A Quiet Summer Evening With a Side of Peaches: Everyday Magic, Day 982

The katydids unify their song, an extended whistle-like tune with small melodic indentations. The cat who shouldn’t be outside is outside anyway, meowing that he wants to be back inside but not really. A motorcycle over the hill and across the field vanishes its song into the higher-pitched hum of the plane overhead. Then it is quiet or at least relatively so.

This has been a summer of porch-sitting, and as eye recovery and associated surprises and lessons continue their  roaring hum, I’ve done a lot of porch listening, like right now on this perfect summer evening as the tree frogs shake their maracas in staccato bursts and the fan continues its wind skimming whisper. I pick up my glass of water and take in the brightening and darkening blues of the western sky, rolling quickly toward one uniform color.

Meanwhile, in the backyard, the peaches — sprung from two volunteers trees that came up out of the compost pile years ago — are showing off their fruitful exuberance. An hour ago, I ran outside to take their picture, naked but for a pair of Crocs, while the bathtub filled, picked one small peach, and took a bite. It was delicious and tangy with sunlight while grasshoppers arced around us.

From all directions, summer’w still summering although it’s showing signs, false ones of course, of slowing down and cooling off. But here in the center of this moment and continent, I close my eyes, breathe slowly and deliberately, and land right where the porch, the peace trees, the cat, and I dwell, someplace east of understanding where the earth sings a lullaby to  the wounds of the world.

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Yup, It’s Hot Out, But It’s Also Kind of Lovely: Everyday Magic, Day 861

It’s hot, and it will be hot for the foreseeable future with highs in the 90s through most of the rest of June. Then it turns July, when it’s 100 degrees most days, and the nights not much cooler. So it’s a time to adjust expectations, walk quickly through the heat, and always carry a big hat. I’m falling in with accepting that it’s hot today, it will be hot tomorrow, and any sudden shivers won’t likely show up for months. I’m also remembering how to do summer:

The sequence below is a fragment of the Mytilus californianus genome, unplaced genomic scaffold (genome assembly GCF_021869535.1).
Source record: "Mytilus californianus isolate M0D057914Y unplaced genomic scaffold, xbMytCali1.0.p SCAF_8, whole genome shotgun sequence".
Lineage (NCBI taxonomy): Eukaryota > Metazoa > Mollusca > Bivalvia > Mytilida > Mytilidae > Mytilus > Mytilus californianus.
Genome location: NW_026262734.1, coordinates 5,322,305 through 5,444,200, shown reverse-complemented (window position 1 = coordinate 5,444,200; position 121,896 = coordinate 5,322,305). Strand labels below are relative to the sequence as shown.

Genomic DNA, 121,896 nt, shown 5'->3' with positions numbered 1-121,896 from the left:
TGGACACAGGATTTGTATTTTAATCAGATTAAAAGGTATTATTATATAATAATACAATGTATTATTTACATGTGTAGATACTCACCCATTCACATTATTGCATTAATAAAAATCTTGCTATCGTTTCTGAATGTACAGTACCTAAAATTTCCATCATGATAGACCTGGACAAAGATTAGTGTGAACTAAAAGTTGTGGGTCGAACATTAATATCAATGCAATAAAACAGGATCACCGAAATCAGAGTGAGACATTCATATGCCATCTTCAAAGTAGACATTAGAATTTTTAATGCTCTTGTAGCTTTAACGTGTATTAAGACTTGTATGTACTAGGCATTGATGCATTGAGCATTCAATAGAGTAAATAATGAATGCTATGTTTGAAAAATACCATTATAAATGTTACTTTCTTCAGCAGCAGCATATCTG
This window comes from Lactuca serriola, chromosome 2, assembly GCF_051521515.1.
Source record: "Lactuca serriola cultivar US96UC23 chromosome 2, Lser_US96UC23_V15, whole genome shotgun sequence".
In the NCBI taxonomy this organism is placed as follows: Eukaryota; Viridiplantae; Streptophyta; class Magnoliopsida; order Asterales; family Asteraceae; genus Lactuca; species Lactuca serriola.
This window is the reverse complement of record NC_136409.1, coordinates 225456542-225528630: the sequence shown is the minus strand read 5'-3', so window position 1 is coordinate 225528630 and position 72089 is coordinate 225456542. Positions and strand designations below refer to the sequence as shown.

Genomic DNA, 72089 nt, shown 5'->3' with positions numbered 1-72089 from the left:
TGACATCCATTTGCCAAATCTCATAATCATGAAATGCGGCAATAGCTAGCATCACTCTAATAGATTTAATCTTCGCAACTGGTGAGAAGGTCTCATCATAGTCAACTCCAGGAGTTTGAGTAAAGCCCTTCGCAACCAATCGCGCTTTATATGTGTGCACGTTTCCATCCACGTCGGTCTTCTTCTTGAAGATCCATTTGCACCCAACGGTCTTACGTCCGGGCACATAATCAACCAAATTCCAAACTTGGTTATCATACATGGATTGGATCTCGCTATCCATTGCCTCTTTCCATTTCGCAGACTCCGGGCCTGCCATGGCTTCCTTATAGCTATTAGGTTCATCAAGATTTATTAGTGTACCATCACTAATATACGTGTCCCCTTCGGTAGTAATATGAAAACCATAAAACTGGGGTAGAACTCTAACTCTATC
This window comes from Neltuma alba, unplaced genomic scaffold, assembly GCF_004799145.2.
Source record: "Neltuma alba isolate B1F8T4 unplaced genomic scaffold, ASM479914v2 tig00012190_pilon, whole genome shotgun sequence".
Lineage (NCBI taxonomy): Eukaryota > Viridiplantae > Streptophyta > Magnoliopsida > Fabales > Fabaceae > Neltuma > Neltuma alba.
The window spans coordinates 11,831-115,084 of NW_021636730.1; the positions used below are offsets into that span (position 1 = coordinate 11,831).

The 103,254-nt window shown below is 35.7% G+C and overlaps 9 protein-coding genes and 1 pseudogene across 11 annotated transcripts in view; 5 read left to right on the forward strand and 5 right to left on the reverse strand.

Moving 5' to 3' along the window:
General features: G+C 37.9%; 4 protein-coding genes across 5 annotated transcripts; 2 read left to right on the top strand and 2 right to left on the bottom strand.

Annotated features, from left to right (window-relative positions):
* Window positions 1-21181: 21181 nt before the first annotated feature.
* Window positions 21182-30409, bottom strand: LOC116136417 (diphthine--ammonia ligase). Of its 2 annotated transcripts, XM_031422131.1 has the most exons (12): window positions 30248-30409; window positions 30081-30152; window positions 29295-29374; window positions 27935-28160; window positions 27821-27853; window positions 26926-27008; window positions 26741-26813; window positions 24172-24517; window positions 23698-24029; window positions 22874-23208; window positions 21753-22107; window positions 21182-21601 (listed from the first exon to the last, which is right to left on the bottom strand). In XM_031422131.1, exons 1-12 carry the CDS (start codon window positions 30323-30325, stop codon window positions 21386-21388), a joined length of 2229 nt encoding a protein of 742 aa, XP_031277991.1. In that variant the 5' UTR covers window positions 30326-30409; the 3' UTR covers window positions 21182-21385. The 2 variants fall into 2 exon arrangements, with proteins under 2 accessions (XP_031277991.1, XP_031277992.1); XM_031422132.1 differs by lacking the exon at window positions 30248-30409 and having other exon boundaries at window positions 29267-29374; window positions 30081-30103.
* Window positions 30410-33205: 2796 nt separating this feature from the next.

• Dinner? Something cold, unless the air-conditioning is powerful, like half a cantaloupe and some smoked fish, or even better, sorbet with chocolate sprinkles. Crackers are also good.
  • The pool. The water will feel bathtub-temperatured after about a minute, but that first minute is divine. The air feels lovely and cool to the face lifting out of the water.
  • Iced water, iced tea, iced smoothies, iced coffee, iced coconut-flavored fizz water.
  • Movie theaters: cialis online tips summer is why they’re here.
  • Gardening early in the morning when it’s only about 88 degrees and o0% humidity.
  • Shorts, light dresses (with shorts underneath), sandals and more sleeveless shirts no matter how much the upper arm under-jiggles jiggles.
  • Splashes of cold water on the water and occasionally down the back.
  • The freezer: a great place to stick the head.
  • Lingering in overly-air-conditioned spaces to better experience the sauna of stepping outside.
  • Accepting that sweat is a part of life.
  • Flowers ecstatic in bloom and fragrance, plus the rise of the berry family coming to a supermarket near you.
  • Ceiling fans and all other kinds of fans to blow the hot air toward us.
  • Being very slow to get anything done but very quick to take an air-conditioned road trip, like drive 80 miles to try the pie in a small town.